10 Mistakes Exhibitors Make
Skyline Exhibits recently hosted a webinar discussing the “10 Mistakes Exhibitors Make.” Many of the points seemed obvious, but preparing for a large tradeshow can be overwhelming, especially if you have a small team. It’s important to take a moment to map out a strategy and identify who is responsible for what tasks to ensure your exhibit is a success.
By thinking and planning ahead, you can avoid the most common mistakes:
1. Underselling your company with bad graphics – Take a look at your display piece: Is it banged up? Are there too many graphics? Is it dated and no longer representing your company’s vision? If so, it may be time to create a new conference display.
2. Displaying too much text – You have only a couple of seconds to catch someone’s attention as they walk down the exhibit hall. Skyline recommends five key words to draw someone in. Any more than that, the viewer will likely not have time to read the entire message. You don’t want to put everything about your company on the display — just a few key points that will catch attendees’ attention. Once they visit your booth, you can tailor your message accordingly.
3. Under-promoting your presence at tradeshows – Contact prospects and existing clients before the show and invite them to visit you. Email, phone and direct mail are all ways that you can connect prior to the conference. Social media is also a great way to alert your audience, but don’t rely solely on this method. Also, find out if your exhibiting fee includes a list of pre-registered attendees and/or last year’s attendees, and consider how to mine this from a marketing perspective.
4. Offer something at your booth – A prize raffle is a great way to bring people to your booth and gives you the opportunity to talk with them further. Rather than discussing the obvious, such as how cool the prize is, ask them about their experiences at the show, what they like best, etc. An added bonus is that you get prospects’ contact information and can follow up with them after the show with a tailored message based on your conversation.
5. Relying on inexperienced and untrained staff to sell your services – Your company can suffer tremendously if you put untrained staff at your booth and expect them to perform. There are several things to consider when prepping your staff for their role at a booth. First, make sure they know their start and end time for each day and when their scheduled breaks are. If there is no structure, your booth may be left unattended or leanly staffed during busy times. Second, proper etiquette at the booth is a must. Your staff should not be eating, drinking or taking calls while they are working. Third, train your staff on how to engage clients, and practice with them before the show. Your staff should have several opening lines that they can use to “pull” someone off the floor and engage them. Lastly, make sure those working the booth are familiar with the booth layout ahead of time. This may seem obvious, but it makes their job easier if they know where to stand or where not to stand, such as directly in front of the display, etc.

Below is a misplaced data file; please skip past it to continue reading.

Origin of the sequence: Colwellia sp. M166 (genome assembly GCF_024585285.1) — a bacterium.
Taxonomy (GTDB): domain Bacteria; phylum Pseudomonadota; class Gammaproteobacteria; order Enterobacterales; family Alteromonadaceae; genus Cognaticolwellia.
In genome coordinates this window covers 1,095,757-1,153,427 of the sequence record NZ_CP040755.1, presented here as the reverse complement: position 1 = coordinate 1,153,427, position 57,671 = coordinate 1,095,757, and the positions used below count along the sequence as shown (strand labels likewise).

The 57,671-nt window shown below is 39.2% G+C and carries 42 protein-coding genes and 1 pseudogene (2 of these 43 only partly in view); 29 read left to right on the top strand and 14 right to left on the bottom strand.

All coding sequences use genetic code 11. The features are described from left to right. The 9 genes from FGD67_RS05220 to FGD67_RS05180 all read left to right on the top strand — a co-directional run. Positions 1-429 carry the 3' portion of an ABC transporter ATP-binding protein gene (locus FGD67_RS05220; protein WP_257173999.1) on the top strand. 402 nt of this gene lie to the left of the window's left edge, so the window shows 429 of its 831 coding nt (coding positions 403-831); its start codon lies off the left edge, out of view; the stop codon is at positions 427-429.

6. Not listening to your prospects’ needs – You can’t deliver the same message to every person you talk with at a tradeshow. Listen to your prospects – what are their specific needs, concerns, etc.? Make sure to tailor your response and probing questions.
7. Hauling too much literature to your booth – Chances are the material that you bring won’t make it out of the exhibit hall before it hits the trash can. Think about your most valuable pieces and how they can be used. For example, does it make more sense to send a PDF after the tradeshow instead of handing out your most expensive piece of literature?
8. Failing to plan ahead – Make a schedule of what you need to do prior to the event. Set measurable goals that you need to accomplish each week or month leading up to the day.
9. Not informing your service exhibit partner – This is geared more toward companies who exhibit frequently. If you are exhibiting at a conference in different cities each week, make sure you talk with the logistics people and let them know what’s going on with your booth. Where does it need to be next week? Are there any technical needs?
10. Not following up on leads – What’s the conference worth if you have interested prospects and you never follow up with them? Call and email them in a timely fashion. If you let too much time go by, they may not have a need for your service, may have found another provider or may have forgotten about you entirely. By following up promptly after the event, you show prospects that you appreciate meeting them and are eager to discuss next steps. Also, if someone requested that you send them additional information after the event, make sure you take care of this right away.
What other mistakes do you commonly see exhibitors make?
-By Berbay Account Manager Erica Hess